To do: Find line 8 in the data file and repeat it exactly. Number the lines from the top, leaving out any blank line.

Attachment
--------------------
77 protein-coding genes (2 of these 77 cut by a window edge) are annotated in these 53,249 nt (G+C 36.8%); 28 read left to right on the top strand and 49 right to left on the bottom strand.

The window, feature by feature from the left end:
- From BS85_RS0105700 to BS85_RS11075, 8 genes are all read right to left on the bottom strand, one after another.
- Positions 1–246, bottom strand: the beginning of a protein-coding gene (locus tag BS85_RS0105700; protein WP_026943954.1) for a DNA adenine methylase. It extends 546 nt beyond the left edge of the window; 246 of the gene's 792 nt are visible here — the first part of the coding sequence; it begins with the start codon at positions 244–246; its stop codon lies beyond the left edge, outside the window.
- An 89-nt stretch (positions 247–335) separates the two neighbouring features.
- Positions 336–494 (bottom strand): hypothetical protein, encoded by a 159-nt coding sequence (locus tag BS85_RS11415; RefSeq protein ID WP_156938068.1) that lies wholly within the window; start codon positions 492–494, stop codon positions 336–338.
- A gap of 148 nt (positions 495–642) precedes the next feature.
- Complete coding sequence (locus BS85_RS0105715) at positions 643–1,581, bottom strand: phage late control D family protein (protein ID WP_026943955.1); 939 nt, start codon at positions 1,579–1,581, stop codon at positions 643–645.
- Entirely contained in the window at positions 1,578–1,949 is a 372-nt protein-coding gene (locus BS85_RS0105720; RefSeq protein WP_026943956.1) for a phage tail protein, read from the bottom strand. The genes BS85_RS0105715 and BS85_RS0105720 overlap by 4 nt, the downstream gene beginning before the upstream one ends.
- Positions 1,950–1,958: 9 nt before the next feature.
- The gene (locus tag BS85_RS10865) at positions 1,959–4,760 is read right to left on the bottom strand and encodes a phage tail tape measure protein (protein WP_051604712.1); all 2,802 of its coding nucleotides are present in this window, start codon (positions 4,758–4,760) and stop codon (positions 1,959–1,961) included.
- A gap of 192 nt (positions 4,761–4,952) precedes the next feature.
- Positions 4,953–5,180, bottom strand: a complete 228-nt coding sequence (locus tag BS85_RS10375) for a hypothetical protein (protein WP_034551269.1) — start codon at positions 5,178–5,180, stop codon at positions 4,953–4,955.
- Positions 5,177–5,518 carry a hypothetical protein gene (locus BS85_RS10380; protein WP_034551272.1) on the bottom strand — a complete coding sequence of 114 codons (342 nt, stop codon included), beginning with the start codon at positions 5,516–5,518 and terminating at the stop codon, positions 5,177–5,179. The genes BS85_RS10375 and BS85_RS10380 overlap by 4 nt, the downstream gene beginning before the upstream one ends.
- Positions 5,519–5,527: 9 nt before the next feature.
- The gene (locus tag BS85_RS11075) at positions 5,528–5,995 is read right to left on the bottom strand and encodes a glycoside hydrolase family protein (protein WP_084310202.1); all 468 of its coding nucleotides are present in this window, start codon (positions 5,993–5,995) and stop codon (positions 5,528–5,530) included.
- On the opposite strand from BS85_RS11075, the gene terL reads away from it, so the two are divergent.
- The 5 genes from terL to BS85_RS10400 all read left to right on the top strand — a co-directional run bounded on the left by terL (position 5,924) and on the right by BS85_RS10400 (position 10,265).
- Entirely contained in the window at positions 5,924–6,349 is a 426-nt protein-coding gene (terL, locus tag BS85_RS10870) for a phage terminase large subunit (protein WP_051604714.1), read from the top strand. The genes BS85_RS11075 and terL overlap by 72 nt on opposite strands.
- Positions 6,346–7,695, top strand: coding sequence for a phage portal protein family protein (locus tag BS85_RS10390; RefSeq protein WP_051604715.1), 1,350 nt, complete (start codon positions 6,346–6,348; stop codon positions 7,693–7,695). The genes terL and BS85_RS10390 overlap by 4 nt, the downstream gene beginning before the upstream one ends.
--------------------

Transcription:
- Complete coding sequence (locus BS85_RS0105715) at positions 643–1,581, bottom strand: phage late control D family protein (protein ID WP_026943955.1); 939 nt, start codon at positions 1,579–1,581, stop codon at positions 643–645.